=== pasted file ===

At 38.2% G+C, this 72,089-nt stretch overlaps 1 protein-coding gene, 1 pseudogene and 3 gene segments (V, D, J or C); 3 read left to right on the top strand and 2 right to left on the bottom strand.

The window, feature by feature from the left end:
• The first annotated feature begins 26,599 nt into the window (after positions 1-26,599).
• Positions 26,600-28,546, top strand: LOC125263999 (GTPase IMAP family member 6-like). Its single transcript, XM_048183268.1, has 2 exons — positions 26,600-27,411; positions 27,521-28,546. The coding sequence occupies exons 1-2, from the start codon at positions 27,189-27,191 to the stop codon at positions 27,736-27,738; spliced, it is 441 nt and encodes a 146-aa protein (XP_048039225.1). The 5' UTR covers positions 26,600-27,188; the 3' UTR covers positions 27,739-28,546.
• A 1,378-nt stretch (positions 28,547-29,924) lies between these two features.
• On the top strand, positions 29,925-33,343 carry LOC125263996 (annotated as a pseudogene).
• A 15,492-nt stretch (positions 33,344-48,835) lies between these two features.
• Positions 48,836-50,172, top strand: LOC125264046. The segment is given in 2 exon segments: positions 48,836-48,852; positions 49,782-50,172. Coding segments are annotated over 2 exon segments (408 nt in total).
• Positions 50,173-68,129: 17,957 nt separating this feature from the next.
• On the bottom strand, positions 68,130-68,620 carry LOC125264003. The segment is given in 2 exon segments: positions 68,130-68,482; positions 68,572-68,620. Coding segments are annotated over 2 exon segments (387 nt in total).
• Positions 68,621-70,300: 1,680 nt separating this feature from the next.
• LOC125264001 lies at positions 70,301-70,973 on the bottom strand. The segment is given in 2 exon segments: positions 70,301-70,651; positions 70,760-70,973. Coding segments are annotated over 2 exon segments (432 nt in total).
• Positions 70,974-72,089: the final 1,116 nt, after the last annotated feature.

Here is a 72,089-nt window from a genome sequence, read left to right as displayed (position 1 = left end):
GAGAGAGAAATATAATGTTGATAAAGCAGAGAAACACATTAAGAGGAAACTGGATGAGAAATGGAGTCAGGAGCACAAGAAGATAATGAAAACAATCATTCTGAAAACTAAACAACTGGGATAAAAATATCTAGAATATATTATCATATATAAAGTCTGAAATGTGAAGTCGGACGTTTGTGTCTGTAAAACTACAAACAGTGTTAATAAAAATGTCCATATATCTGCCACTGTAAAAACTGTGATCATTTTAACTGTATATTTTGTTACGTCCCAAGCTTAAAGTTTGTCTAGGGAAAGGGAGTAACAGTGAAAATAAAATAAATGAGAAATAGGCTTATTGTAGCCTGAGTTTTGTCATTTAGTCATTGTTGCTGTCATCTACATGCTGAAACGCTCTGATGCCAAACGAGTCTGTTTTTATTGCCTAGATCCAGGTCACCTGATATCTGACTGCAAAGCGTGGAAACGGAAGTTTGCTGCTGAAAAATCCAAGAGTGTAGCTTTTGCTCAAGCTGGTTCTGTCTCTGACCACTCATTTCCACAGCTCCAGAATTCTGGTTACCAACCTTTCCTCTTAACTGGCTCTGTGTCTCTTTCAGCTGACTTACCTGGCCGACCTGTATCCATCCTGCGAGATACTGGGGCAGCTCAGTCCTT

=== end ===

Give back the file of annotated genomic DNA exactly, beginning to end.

At 38.2% G+C, this 72,089-nt stretch overlaps 1 protein-coding gene, 1 pseudogene and 3 gene segments (V, D, J or C); 3 read left to right on the top strand and 2 right to left on the bottom strand.

The window, feature by feature from the left end:
• The first annotated feature begins 26,599 nt into the window (after positions 1-26,599).
• Positions 26,600-28,546, top strand: LOC125263999 (GTPase IMAP family member 6-like). Its single transcript, XM_048183268.1, has 2 exons — positions 26,600-27,411; positions 27,521-28,546. The coding sequence occupies exons 1-2, from the start codon at positions 27,189-27,191 to the stop codon at positions 27,736-27,738; spliced, it is 441 nt and encodes a 146-aa protein (XP_048039225.1). The 5' UTR covers positions 26,600-27,188; the 3' UTR covers positions 27,739-28,546.
• A 1,378-nt stretch (positions 28,547-29,924) lies between these two features.
• On the top strand, positions 29,925-33,343 carry LOC125263996 (annotated as a pseudogene).
• A 15,492-nt stretch (positions 33,344-48,835) lies between these two features.
• Positions 48,836-50,172, top strand: LOC125264046. The segment is given in 2 exon segments: positions 48,836-48,852; positions 49,782-50,172. Coding segments are annotated over 2 exon segments (408 nt in total).
• Positions 50,173-68,129: 17,957 nt separating this feature from the next.
• On the bottom strand, positions 68,130-68,620 carry LOC125264003. The segment is given in 2 exon segments: positions 68,130-68,482; positions 68,572-68,620. Coding segments are annotated over 2 exon segments (387 nt in total).
• Positions 68,621-70,300: 1,680 nt separating this feature from the next.
• LOC125264001 lies at positions 70,301-70,973 on the bottom strand. The segment is given in 2 exon segments: positions 70,301-70,651; positions 70,760-70,973. Coding segments are annotated over 2 exon segments (432 nt in total).
• Positions 70,974-72,089: the final 1,116 nt, after the last annotated feature.

Here is a 72,089-nt window from a genome sequence, read left to right as displayed (position 1 = left end):
GAGAGAGAAATATAATGTTGATAAAGCAGAGAAACACATTAAGAGGAAACTGGATGAGAAATGGAGTCAGGAGCACAAGAAGATAATGAAAACAATCATTCTGAAAACTAAACAACTGGGATAAAAATATCTAGAATATATTATCATATATAAAGTCTGAAATGTGAAGTCGGACGTTTGTGTCTGTAAAACTACAAACAGTGTTAATAAAAATGTCCATATATCTGCCACTGTAAAAACTGTGATCATTTTAACTGTATATTTTGTTACGTCCCAAGCTTAAAGTTTGTCTAGGGAAAGGGAGTAACAGTGAAAATAAAATAAATGAGAAATAGGCTTATTGTAGCCTGAGTTTTGTCATTTAGTCATTGTTGCTGTCATCTACATGCTGAAACGCTCTGATGCCAAACGAGTCTGTTTTTATTGCCTAGATCCAGGTCACCTGATATCTGACTGCAAAGCGTGGAAACGGAAGTTTGCTGCTGAAAAATCCAAGAGTGTAGCTTTTGCTCAAGCTGGTTCTGTCTCTGACCACTCATTTCCACAGCTCCAGAATTCTGGTTACCAACCTTTCCTCTTAACTGGCTCTGTGTCTCTTTCAGCTGACTTACCTGGCCGACCTGTATCCATCCTGCGAGATACTGGGGCAGCTCAGTCCTT